The end of the Cold War created a near-euphoria that nations might resort less to military force and that the Doomsday nuclear clock might stop short of midnight. Events soon dashed the higher of these hopes, but the nature of military force and the uses to which it might be put did appear to be changing. In this volume, eleven leading scholars apply their particular expertise to understanding what (if anything) has changed and what has not, why the patterns are as they are, and just what the future might bring. Together, the authors address political, moral, and military factors in the decision to use or avoid military force. Case studies of the Gulf War and Bosnia, analyses of the role of women in the armed forces and the role of intelligence agencies, and studies of interbranch and inter-agency tensions and cooperation inform the various chapters. A strong and thoughtful introduction by H. W. Brands provides the context that ties together the themes and perspectives. Scholars in this distinguished collection include Stephen Biddle, Alexander L. George, J. Bryan Hehir, Andrew Kohut, Andrew Krepinevich, James M. Lindsay, Charles Moskos, Williamson Murray, Bruce Russett, Tony Smith, and Susan L. Woodward. The volume will help scholars, policy makers, and concerned citizens contemplate national alternatives when force threatens.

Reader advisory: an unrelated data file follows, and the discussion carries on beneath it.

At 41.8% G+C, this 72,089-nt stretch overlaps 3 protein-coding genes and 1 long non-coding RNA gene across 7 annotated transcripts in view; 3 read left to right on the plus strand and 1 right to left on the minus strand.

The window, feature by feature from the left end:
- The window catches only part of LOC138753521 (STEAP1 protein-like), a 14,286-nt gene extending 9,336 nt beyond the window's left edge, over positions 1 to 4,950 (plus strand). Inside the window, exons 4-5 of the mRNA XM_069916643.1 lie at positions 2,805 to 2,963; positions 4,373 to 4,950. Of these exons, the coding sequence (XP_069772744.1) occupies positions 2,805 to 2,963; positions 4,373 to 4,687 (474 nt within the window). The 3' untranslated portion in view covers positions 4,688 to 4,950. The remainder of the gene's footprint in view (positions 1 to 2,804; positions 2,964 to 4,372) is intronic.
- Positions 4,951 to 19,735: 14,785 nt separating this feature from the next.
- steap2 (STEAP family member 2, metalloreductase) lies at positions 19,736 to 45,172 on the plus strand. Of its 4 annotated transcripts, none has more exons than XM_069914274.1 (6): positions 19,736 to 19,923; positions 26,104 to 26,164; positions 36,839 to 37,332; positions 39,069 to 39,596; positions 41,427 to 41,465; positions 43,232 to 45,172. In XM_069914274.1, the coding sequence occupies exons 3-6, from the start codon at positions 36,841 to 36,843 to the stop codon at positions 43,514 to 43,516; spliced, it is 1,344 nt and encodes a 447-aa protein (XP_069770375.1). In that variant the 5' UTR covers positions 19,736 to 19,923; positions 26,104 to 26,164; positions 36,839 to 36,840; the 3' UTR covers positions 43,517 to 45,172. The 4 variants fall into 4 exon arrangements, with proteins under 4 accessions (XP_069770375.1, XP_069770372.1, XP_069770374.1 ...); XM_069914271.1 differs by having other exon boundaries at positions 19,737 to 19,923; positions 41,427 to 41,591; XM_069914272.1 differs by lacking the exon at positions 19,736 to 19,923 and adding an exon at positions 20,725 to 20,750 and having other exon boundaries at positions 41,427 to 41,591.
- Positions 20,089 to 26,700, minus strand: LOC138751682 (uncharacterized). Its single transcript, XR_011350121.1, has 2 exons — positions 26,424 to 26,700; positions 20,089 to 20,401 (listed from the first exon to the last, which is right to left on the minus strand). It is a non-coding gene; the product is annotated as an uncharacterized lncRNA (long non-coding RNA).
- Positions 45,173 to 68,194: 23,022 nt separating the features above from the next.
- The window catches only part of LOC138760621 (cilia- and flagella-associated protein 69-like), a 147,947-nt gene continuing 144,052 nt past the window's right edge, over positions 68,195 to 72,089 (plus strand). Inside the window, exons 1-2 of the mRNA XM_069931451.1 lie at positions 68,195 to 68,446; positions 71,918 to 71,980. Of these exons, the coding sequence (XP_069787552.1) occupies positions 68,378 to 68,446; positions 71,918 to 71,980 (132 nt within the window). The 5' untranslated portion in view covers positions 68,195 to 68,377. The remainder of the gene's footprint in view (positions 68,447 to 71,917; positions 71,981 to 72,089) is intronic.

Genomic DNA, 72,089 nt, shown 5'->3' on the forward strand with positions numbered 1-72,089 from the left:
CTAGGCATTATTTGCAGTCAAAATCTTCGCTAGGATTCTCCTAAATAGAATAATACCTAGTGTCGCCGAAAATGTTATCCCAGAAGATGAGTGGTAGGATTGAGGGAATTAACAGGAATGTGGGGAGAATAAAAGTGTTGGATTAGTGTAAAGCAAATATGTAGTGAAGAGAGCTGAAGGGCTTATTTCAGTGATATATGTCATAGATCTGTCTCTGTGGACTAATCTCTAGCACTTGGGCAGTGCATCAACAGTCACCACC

Publisher: Texas A & M University Press
Number of pages: 352
Weight: 694 g
Dimensions: 230 x 162 x 28 mm